Be sure to also check out gregbenzphotography.com/hdr for example images, my free HDR e-book, details to properly edit and view HDR, troubleshooting tips, monitor recommendations and more.

 

AVIF file export:

AVIF (AV1 File Format) is a next generation image format which offers numerous advantages over JPG, including:

  • Support for HDR (JPG will not properly show the brighter image content of your HDR images)
  • Dramatically smaller file sizes (for any image, not just HDR). This means much faster web page loads, reduced bandwidth and storage costs, and probably higher search engine ranking due to improved page speed. This is a major improvement.*
  • Support for transparency. Couple with the smaller files, this is a much better option than PNG when you need to show product images or anything with a transparent background.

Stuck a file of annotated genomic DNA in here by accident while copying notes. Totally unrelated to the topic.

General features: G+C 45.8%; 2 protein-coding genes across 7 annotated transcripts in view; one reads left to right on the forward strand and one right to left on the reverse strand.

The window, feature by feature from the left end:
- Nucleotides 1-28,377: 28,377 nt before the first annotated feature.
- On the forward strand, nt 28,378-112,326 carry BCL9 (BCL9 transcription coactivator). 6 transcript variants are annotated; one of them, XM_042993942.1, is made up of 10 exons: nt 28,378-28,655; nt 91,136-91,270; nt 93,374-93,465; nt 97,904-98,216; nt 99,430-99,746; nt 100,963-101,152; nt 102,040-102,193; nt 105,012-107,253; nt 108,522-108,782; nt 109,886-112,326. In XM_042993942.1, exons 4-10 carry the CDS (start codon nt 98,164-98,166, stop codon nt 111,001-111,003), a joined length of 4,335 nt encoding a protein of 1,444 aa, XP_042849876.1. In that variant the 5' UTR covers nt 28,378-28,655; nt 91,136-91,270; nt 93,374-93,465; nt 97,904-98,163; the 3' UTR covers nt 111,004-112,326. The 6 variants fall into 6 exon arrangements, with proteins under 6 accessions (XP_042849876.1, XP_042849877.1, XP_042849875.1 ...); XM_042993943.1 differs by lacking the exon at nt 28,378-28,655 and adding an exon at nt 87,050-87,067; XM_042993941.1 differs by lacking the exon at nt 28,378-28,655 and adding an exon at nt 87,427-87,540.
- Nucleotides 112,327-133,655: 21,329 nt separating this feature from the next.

* I would predict that this ultimately replaces JPG for most use as it offers so many compelling benefits. The only limitation compared to JPG is Edge and legacy browsers or importing to other third party apps, but that will almost certainly improve substantially in 2023. Support for AVIF has been growing rapidly. AVIF is supported on roughly 80% of all web browsers now (for SDR or standard dynamic range images, HDR support is currently limited to Chrome/Brave). Once MS Edge supports AVIF, this image format is likely to take off significantly.

 

To export images as AVIF from ACR v15.1, you should do the following:

  • Enable the HDRO tech preview: PS Prefs / File Handling / Camera RAW Preferences / Tech Previews, check “HDR output” and restart Photoshop